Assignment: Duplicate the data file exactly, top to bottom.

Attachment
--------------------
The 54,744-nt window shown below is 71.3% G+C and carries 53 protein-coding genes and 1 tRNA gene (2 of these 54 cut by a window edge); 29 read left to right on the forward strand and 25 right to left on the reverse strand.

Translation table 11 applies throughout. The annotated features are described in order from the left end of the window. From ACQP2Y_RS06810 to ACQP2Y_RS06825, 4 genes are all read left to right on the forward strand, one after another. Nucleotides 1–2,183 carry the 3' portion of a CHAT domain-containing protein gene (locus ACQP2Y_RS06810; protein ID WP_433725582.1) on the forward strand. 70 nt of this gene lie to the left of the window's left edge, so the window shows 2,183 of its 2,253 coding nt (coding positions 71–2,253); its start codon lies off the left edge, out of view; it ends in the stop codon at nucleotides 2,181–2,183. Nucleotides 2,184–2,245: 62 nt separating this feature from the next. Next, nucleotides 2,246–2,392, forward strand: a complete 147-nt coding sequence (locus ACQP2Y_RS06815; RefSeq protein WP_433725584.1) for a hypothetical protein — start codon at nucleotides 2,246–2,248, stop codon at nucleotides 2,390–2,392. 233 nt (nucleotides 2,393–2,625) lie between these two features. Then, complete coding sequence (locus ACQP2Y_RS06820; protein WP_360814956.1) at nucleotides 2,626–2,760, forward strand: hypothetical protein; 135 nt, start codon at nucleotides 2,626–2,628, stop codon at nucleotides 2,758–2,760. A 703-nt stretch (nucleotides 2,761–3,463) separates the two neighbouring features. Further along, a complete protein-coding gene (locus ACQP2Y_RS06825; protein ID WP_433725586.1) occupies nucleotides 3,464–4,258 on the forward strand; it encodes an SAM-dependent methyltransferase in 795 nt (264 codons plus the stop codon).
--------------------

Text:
The 54,744-nt window shown below is 71.3% G+C and carries 53 protein-coding genes and 1 tRNA gene (2 of these 54 cut by a window edge); 29 read left to right on the forward strand and 25 right to left on the reverse strand.

Translation table 11 applies throughout. The annotated features are described in order from the left end of the window. From ACQP2Y_RS06810 to ACQP2Y_RS06825, 4 genes are all read left to right on the forward strand, one after another. Nucleotides 1–2,183 carry the 3' portion of a CHAT domain-containing protein gene (locus ACQP2Y_RS06810; protein ID WP_433725582.1) on the forward strand. 70 nt of this gene lie to the left of the window's left edge, so the window shows 2,183 of its 2,253 coding nt (coding positions 71–2,253); its start codon lies off the left edge, out of view; it ends in the stop codon at nucleotides 2,181–2,183. Nucleotides 2,184–2,245: 62 nt separating this feature from the next. Next, nucleotides 2,246–2,392, forward strand: a complete 147-nt coding sequence (locus ACQP2Y_RS06815; RefSeq protein WP_433725584.1) for a hypothetical protein — start codon at nucleotides 2,246–2,248, stop codon at nucleotides 2,390–2,392. 233 nt (nucleotides 2,393–2,625) lie between these two features. Then, complete coding sequence (locus ACQP2Y_RS06820; protein WP_360814956.1) at nucleotides 2,626–2,760, forward strand: hypothetical protein; 135 nt, start codon at nucleotides 2,626–2,628, stop codon at nucleotides 2,758–2,760. A 703-nt stretch (nucleotides 2,761–3,463) separates the two neighbouring features. Further along, a complete protein-coding gene (locus ACQP2Y_RS06825; protein ID WP_433725586.1) occupies nucleotides 3,464–4,258 on the forward strand; it encodes an SAM-dependent methyltransferase in 795 nt (264 codons plus the stop codon).